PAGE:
The folk dance researchers who discovered a version of the Cailleach an Dùdain on Benbecula in 1953 believed the dance to be of great antiquity, containing ritual elements, possibly including a dancer with a blackened face. So it seems quite possible that the Cailleach an Dùdain was originally a ritual dance performed as an appeal to the Old Woman of the harvest to give up her daughter (the grains) to feed the people, and provide seed for the following year, there by continuing the yearly cycle.

Like ‘Dùdain’, the other words to the song may have held more than one meaning, or had other associations that would be known to the dancers and the audience. For example, while ‘Mire’ means to frolic, play, or flirt, ‘Mir’ means to mow or stack the sheaves. In Carmichael’s notebook, Fiodha seems to have been transcribed as Fiodhal – meaning fiddle, while Fiodha means ‘woods’ or wooden, and perhaps in this context might be a reference to the wooden threshing flails. Dhannsainn has the meaning ‘to dance’, and again there is a strong connection with the threshing process, as the other traditional use of the hard surface of the threshing floor was for dancing. The fact that the people danced where the grain was threshed, must have linked the two activities in their minds at some level. In Ireland an old Threshing dance still exists, while in other cultures, circle dances are said to have originated in the threshing circle, with the crossing steps of the dancers derived from the foot work performed during threshing.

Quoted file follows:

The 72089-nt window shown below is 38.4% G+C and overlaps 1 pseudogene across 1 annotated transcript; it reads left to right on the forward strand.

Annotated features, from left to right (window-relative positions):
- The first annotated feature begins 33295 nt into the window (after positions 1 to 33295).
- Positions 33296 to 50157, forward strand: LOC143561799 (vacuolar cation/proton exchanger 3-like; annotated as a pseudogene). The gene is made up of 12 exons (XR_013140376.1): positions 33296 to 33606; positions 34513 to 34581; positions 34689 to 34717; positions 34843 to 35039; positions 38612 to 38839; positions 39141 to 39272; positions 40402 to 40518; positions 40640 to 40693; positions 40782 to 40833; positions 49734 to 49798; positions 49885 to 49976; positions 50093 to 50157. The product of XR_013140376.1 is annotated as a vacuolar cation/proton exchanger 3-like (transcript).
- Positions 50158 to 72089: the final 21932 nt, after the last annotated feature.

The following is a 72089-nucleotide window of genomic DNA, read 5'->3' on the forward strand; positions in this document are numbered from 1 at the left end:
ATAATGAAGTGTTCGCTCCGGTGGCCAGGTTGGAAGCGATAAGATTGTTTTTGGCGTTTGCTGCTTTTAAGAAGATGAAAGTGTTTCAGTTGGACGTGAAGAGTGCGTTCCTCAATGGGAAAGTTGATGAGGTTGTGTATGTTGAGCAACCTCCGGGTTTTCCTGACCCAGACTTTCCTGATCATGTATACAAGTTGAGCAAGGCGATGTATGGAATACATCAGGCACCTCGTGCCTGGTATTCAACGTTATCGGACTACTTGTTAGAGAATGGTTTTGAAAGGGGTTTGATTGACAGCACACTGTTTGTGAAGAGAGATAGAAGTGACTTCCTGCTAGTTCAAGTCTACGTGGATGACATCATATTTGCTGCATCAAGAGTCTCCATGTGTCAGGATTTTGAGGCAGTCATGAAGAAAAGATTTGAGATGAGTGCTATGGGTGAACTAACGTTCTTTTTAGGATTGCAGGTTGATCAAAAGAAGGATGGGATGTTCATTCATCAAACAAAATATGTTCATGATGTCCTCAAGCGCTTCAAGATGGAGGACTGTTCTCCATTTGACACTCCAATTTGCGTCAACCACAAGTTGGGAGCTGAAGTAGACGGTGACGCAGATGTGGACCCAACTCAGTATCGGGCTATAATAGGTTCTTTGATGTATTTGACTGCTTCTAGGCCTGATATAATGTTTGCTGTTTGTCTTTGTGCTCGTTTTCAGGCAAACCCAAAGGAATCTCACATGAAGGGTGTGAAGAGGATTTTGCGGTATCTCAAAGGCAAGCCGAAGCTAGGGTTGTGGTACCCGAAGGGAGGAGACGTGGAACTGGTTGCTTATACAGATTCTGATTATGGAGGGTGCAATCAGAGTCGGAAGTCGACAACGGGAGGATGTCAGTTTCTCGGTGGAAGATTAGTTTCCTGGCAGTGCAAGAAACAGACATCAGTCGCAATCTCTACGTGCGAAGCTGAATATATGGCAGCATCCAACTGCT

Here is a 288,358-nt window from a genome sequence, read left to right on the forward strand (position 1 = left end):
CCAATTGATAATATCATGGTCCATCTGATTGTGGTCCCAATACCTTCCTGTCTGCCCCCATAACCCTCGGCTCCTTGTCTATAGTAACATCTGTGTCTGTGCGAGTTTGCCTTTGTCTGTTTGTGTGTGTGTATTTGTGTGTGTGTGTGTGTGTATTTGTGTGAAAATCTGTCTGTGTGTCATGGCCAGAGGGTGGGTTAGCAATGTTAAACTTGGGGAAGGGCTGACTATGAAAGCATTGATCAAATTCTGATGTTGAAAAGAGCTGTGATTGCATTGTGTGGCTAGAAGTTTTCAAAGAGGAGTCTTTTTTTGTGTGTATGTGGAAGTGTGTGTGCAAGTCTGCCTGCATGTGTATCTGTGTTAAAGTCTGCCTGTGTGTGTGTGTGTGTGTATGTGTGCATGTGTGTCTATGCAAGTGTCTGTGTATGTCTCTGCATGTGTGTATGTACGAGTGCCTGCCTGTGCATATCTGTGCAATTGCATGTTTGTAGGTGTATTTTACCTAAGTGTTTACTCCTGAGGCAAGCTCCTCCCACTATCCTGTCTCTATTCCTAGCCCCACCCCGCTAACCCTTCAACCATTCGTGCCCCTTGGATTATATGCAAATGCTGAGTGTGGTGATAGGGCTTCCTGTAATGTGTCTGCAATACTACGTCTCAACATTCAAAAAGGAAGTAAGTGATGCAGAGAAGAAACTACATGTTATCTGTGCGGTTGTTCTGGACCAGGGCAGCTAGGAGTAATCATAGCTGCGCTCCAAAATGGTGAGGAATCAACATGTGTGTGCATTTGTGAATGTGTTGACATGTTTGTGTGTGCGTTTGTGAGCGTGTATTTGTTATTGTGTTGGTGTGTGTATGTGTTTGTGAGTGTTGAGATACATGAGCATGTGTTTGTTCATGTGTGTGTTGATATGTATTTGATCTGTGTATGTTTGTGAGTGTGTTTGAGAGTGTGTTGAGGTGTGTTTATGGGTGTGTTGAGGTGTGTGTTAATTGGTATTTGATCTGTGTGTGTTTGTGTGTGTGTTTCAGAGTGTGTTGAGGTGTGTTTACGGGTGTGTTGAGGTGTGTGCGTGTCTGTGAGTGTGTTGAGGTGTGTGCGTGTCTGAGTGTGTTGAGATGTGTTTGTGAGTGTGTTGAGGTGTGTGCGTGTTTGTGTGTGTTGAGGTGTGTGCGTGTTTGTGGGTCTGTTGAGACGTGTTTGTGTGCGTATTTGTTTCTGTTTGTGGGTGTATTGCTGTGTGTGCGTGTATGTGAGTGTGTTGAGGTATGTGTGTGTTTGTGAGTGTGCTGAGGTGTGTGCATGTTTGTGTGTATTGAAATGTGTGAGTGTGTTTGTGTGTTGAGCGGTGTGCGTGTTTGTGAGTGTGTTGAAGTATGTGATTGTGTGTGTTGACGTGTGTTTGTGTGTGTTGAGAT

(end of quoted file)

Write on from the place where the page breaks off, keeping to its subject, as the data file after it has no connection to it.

As the cutting of the last sheaf had a ritual attached to it, so the next stage – threshing, may well have had something similar. The Cailleach an Dùdain dance and song could have been a relic of a ritual which once took place before the start of the threshing, both activities taking place on the same spot. Such a ceremony might be performed to ensure that the grain was obtained in the correct ritual manner, where, in order to win the daughter (the grain), permission had to be sought from the mother (calling on her 3 times?), then a proposal to ‘woo’ her daughter, serenade her, and dance with her, so that she would give up her bounty. At the same time the words used for this ‘courting’ may have been a metaphor for the harvesting process, and possibly included an element of bawdy euphemism.

The rhythmic beating of the wooden flails on the harvested sheaves released the grains, while at certain points the threshers stepped in to turn the stalks. The grain liberated from its parent plant lay on the ground, and was perhaps said to ‘dance’ on the hard surface as the wooden flails continued to pound the floor.

Such a threshing ritual would not be out of place amongst the songs, prayers, and rituals of everyday life recorded by Alexander Carmichael in his Carmina Gadelica. While the courting metaphor or ‘kenning’ would be another example of the interconnected depth and subtlety found elsewhere in Gaelic culture.

Will you give your daughter to me, Old Woman of the harvest?
Will you give your daughter to me, Old Woman of the oats ?
Will you give your daughter to me?
Cailleach of the Grain.
Threshing, 1859
Dancing on the Barn Floor - Mount, 1831
The Threshing Floor - Ralph Hedley, 1898
previous arrow
next arrow
Threshing, 1859
Dancing on the Barn Floor – Mount, 1831
The Threshing Floor – Ralph Hedley, 1898
previous arrow
next arrow

Carmichael, A. (1900) Carmina Gadelica.
Flett, J.F. & T.M (1956) Folklore Vol 67, No.2.

The Lay of the Land


Blogs and websites

Get new posts alert by Email:

Folklore in the Landscape

Text and images copyright 2024